We saw how a rookie, when thrown in the line of fire, comes up as a promising youngster. It happened with Bhuvneshwar Kumar and Shami Ahmed and there's no reason why Cheteshwar Pujara can't repeat his Test heroics in limited-overs cricket to give Gautam Gambhir - who has been testing the patience of fans and selectors for a fair while now - a break. If Virender Sehwag can be dropped from the squad on form, so too can Gambhir be removed from India's playing XI.
Pujara has been with India's squad since the current series against England started but is gathering rust waiting for his ODI debut. How frustrating it must be for the fans to see Gambhir continuing to gift his wicket away, while Pujara, a Ranji Trophy run-monger, is being continuously overlooked.
Gambhir's scores of 52, 8 and 33 in the first three ODIs against England may not read bad at all, but for a veteran of 145 ODIs repeatedly missing out after decent starts is criminal, especially when you have in-form replacements sitting in the dressing room. There may be suggestions to drop Ajinkya Rahane, another failure so far in this series, instead of Gambhir. But considering that Rahane is being given only his third crack at a full series – he was given 10 consecutive ODIs against England in September-October 2011, home and away, in the absence of Virender Sehwag - passing judgements on him without an extended run at the top would be unjustified. In short, if two rookie new-ball bowlers can do it for India, why can't Rahane and Pujara do the same with the bat?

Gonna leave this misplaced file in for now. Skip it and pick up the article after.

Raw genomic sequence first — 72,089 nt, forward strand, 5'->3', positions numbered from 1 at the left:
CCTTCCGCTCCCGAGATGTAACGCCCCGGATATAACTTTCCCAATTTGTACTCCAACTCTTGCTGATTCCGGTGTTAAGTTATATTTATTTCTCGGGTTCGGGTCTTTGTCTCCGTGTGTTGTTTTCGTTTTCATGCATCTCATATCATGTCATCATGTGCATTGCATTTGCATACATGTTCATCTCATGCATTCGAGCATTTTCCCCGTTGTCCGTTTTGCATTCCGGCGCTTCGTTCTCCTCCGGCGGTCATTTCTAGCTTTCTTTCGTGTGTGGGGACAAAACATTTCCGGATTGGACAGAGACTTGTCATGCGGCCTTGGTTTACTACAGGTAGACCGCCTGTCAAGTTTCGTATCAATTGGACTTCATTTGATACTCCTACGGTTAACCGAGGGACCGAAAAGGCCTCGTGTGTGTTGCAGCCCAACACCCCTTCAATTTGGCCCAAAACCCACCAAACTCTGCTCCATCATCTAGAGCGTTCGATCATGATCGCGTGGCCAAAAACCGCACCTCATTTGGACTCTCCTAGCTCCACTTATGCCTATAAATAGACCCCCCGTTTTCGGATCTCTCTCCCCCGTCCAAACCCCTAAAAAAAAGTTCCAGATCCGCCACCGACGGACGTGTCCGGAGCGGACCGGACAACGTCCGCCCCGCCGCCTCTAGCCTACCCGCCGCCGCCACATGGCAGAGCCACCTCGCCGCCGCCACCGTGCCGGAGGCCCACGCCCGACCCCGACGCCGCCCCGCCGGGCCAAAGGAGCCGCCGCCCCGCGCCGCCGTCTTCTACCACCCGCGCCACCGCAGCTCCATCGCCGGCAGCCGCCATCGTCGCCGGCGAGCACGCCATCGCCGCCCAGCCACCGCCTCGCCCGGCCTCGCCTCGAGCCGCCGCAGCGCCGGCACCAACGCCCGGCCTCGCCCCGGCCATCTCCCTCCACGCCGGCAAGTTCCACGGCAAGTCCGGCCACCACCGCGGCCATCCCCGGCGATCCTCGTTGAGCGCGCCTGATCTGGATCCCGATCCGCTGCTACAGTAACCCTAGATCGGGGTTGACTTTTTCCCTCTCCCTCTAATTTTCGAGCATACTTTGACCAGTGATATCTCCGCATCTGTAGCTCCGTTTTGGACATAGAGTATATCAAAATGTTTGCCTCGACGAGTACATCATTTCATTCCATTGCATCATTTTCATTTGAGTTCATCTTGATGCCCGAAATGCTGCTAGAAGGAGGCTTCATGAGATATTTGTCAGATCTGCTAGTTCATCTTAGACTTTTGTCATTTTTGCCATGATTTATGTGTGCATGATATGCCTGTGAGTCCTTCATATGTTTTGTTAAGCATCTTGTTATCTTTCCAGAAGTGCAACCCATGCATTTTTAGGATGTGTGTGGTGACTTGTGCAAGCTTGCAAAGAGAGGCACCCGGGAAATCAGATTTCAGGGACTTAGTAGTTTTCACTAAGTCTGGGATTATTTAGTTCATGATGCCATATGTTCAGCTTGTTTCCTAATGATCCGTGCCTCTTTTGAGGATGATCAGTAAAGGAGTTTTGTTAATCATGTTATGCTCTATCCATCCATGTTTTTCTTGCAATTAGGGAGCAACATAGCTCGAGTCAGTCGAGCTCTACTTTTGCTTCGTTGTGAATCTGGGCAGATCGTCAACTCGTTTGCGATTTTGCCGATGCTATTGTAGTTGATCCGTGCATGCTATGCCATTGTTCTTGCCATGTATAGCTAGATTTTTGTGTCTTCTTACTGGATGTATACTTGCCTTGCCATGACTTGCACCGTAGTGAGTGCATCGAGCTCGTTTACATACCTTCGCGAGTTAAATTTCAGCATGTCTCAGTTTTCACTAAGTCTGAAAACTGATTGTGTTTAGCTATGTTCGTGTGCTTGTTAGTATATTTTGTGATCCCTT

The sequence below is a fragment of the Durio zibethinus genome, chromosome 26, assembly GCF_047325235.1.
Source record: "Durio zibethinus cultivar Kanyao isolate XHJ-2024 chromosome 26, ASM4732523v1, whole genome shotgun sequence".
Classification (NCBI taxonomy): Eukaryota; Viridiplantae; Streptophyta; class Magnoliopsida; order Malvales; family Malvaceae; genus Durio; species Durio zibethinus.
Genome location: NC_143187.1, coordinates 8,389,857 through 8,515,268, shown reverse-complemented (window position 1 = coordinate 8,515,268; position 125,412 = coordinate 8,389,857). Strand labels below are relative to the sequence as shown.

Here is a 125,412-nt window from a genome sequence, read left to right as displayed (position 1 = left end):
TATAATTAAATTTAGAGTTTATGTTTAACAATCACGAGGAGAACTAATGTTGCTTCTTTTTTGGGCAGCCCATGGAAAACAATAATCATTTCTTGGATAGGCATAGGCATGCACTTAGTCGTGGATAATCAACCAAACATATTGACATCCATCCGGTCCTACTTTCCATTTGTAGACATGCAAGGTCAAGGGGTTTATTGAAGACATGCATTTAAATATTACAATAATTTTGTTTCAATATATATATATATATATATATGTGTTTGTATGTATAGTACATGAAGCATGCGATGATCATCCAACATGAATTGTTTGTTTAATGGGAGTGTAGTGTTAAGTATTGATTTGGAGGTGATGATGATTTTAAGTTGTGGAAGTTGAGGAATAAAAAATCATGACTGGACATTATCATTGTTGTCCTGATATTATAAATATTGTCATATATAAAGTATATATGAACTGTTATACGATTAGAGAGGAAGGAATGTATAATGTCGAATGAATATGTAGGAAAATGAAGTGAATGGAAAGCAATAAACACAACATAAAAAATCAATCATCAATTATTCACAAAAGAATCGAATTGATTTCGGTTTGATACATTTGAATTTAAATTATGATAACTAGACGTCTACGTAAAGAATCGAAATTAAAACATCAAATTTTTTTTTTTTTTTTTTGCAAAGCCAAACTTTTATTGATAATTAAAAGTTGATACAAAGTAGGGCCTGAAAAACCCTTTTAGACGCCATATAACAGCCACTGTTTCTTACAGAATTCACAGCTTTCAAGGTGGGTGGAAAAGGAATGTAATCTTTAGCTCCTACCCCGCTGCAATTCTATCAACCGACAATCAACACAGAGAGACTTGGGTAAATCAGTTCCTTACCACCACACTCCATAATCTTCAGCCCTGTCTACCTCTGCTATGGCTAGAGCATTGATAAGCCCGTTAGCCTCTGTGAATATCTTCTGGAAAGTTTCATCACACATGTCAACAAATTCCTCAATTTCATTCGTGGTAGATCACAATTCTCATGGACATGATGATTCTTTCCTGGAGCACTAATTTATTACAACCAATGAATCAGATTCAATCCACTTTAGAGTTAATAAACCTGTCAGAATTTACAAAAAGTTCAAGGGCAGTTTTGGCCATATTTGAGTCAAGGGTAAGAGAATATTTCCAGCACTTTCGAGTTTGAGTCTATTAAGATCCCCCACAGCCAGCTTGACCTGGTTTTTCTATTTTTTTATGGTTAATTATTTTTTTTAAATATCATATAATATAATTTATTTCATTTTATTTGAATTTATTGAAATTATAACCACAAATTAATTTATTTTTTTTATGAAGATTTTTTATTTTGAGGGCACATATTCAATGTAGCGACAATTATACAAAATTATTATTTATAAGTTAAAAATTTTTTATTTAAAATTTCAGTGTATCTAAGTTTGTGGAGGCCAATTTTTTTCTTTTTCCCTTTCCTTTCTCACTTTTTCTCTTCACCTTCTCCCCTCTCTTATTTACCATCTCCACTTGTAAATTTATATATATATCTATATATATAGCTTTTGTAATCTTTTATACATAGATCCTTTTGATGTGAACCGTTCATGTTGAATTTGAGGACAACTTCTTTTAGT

While Gambhir continues to gift his wicket away, Pujara - a Ranji Trophy run-monger - is being frustratingly overlooked.
Pujara scored 629 runs in three Ranji Trophy matches this season at 125.80, with a highest of 352. What's equally remarkable is the Saurashtra batsman's strike rate of 80.53 during those six first-class innings. He took that form into the Test series against England where he scored a double-century and a century in the first and second Tests.
A gaze at Pujara's List A record, a pre-requisite to merit place in the national limited-overs squad, is enough to suggest he can be India's Hashim Amla. In 61 matches, Pujara has scored 2735 runs at an average of 56.97, including eight centuries, 17 half-centuries and a highest of 158 not out. It will be immature and premature to compare Pujara with Amla at this nascent stage of his international career but he surely is following in the footsteps of the South African run machine.
Gambhir may still be India's No. 1 opener in the blueprint of the 2015 World Cup, but Pujara deserves a chance - and soon.